When I think about savory comfort food, I always think of a thick and heart-warming potato soup. Although many cream-based soups have nuts or almond milk as their creaminess, vegan potato leek soup doesn’t need nuts, almond milk, oil, or butter to make it savory and delicious. Instead, the potatoes provide their own creaminess when partially blende din the soup.
Potatoes, in my opinion, are a wonderful vegetable, because the starch in the potato makes it absorb the herbs and spices added to the soup. In fact, they act like sponges, absorbing any and all flavors added.
Despite the belief creamy soups need cream to be creamy, you can make a creamy, savory soup using only vegetables and vegetable broth. Although creamy and delicious, this soup is also low in calories.
WHY LEAVE THE POTATO SKINS ON THE POTATOES WHEN YOU CHOP AND COOK THEM?
Eating the skin on a russet potato, for instance, provides more nutrients than the interior of the potato. Not only is the skin nutritious, but It also has a lot of fiber, half of which comes from the skin.
For that reason, more often than not, I leave the skin on potatoes whenever I cook. As a result, I always wash my potatoes with a brush first, before I cut them. Then, after I cut the potatoes, into equal-sized pieces, I put them in a colander and wash the potatoes a second time to ensure all the dirt has been removed.
Although potatoes sometimes get a bad reputation, because they are carbohydrates, potatoes are actually low in calories at approximately 110 calories per medium potato.
Cooked potatoes with skin, for example, have many vitamins and minerals, such as vitamin B6, potassium and vitamin C. Additionally, potatoes are high in fiber and very low in fat.
WHAT IS A LEEK AND HOW ARE LEEKS DIFFERENT THAN ONIONS?
Similar to green onions and other members of the onion family, leeks are a vegetable with white flesh and leafy green tops. In fact, leeks look just like green onions but on steroids. They look like giant green onions. Also like green onions, leeks have a mild taste and when cooked properly, leeks enhance the tastes of other vegetables used in a vegan potato leek soup, for instance.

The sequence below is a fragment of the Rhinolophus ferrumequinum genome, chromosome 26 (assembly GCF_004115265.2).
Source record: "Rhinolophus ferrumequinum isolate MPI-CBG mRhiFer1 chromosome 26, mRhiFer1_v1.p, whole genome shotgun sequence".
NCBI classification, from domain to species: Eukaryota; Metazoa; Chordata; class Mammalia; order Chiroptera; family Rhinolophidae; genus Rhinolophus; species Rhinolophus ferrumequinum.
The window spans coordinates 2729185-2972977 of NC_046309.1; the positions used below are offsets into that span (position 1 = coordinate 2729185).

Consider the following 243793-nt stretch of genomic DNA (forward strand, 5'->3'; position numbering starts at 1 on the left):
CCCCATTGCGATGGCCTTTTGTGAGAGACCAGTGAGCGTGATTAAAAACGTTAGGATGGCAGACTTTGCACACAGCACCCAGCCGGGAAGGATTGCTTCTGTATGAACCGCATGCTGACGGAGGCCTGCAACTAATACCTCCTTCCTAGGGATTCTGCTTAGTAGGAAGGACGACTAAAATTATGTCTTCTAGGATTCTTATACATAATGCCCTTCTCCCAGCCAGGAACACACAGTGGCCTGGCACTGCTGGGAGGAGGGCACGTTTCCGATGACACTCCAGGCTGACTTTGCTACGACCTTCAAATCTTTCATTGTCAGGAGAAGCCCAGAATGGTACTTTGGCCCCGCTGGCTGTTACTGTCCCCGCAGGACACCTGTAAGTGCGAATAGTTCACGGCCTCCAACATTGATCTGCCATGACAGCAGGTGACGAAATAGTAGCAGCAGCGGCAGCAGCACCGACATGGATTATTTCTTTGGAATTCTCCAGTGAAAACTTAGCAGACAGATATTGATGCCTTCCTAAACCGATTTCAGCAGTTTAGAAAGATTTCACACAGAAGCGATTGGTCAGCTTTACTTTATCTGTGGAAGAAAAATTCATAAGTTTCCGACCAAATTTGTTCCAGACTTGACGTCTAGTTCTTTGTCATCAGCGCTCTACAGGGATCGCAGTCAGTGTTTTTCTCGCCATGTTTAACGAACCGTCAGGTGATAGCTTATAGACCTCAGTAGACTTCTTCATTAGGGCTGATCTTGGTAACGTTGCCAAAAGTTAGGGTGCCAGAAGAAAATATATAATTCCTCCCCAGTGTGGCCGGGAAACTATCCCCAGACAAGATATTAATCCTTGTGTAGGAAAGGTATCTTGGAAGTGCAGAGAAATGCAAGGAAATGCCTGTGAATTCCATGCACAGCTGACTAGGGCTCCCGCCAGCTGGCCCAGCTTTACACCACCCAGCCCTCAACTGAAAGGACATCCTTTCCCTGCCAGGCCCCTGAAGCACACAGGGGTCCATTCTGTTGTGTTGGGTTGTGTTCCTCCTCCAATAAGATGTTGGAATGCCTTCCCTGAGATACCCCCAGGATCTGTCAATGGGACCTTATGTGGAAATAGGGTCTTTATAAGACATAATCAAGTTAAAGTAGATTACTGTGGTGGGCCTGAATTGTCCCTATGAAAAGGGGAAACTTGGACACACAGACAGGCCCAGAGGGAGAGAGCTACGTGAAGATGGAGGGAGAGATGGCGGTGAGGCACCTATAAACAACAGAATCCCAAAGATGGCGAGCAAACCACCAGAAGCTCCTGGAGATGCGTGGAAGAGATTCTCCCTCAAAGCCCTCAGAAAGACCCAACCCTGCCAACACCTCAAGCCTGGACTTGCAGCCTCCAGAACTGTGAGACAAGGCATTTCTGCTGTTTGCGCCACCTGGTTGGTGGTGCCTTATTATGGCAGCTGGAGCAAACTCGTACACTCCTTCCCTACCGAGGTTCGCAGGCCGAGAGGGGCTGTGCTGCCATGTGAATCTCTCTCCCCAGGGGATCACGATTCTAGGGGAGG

COOKING THE POTATO LEEK SOUP IN LAYERS AND STAGES HELPS BRING OUT THE SAVORY FLAVORS
First, I saute the onions, leeks, and garlic together, adding a little vegetable broth as they carmelize. Once translucent, I add the chopped potatoes, cover the potatoes with 4 cups on vegetables broth, and then add the seasonings and herbs. Then, I bring it to a boil to help the flavors mesh, lowering the temperature to simmer, and cooking covered for 30 minutes.
Next, I uncover the potato leek soup, add another 4 cups of vegetable broth, and bring to a boil a second time. This time, however, I leave the cover off, reduce again to simmer, and cook another 20 minutes.
Then, you get to choose if you want to blend all the vegan potato leek soup, or you want to blend half the soup and leave the rest thick and chunky. In my opinion, thick and chunky with a creamy base is the way to go.
So, I only remove half the soup, place it in my Nutri-bullet blender, and blend until smooth.
When you take a bite of Savory Herb Creamy Potato Leek Soup, you feel like you are cheating and eating a thick, savory and fattening soup. In reality, you are eating vegetables and only vegetables. Oh, and my secret ingredient, is a little dash of cayenne pepper to get it a little added heat.
This recipe makes 6 servings; I make it on the weekend, and it heats up well to take to work. Furthermore, you can freeze this soup as well. Just make sure you thaw it prior to reheating.
You won’t believe it is made with all veggies! Try it; you’ll love it.
Hi! My name is Kathy, I am a retired high school English teacher & vegan enthusiast and blogger. My entire blog is fully plant-based vegan. I truly believe what we eat & how we live determines our health & the preservation of our planet! 🙂